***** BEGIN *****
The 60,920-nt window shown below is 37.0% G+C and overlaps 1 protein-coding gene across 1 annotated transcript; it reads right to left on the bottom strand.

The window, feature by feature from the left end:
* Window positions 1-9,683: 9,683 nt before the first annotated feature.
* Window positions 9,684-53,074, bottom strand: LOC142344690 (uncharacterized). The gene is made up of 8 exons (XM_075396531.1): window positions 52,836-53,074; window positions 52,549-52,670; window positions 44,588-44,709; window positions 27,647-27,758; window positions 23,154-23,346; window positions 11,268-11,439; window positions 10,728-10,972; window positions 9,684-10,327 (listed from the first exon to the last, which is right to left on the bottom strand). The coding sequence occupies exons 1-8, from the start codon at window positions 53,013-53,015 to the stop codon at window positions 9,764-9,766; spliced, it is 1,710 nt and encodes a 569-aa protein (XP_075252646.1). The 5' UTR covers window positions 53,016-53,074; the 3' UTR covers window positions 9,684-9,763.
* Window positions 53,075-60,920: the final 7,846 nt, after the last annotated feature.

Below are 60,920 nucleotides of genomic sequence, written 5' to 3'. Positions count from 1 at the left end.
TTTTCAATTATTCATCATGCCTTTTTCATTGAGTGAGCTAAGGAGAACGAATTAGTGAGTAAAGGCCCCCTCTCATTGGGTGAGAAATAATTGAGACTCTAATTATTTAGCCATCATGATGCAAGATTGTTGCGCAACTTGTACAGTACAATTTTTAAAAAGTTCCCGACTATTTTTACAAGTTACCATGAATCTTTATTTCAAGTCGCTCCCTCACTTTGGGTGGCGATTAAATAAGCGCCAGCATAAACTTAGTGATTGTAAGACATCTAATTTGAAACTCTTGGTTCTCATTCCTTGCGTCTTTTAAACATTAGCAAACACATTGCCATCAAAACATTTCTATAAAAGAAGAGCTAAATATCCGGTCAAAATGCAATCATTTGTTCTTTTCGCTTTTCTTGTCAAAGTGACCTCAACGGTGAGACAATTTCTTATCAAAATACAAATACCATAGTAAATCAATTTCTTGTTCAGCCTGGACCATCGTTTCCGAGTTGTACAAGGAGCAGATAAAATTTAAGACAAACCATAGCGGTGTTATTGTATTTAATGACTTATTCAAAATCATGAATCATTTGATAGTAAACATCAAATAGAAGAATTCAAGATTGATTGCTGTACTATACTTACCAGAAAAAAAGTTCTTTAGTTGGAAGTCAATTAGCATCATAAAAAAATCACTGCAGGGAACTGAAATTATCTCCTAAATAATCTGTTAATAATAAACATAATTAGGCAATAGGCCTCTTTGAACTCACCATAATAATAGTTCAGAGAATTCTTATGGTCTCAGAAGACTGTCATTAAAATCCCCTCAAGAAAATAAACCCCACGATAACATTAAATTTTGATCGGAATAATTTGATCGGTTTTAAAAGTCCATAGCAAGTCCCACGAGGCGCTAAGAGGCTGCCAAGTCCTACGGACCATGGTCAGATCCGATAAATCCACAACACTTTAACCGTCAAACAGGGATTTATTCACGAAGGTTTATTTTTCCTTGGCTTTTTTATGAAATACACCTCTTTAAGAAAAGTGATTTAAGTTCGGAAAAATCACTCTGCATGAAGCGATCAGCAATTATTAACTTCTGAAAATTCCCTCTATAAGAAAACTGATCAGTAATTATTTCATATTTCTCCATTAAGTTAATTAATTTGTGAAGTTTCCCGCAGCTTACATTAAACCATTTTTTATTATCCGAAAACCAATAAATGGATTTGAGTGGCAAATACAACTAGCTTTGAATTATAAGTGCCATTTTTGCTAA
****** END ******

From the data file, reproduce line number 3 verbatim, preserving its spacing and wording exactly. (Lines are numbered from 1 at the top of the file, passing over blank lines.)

* Window positions 1-9,683: 9,683 nt before the first annotated feature.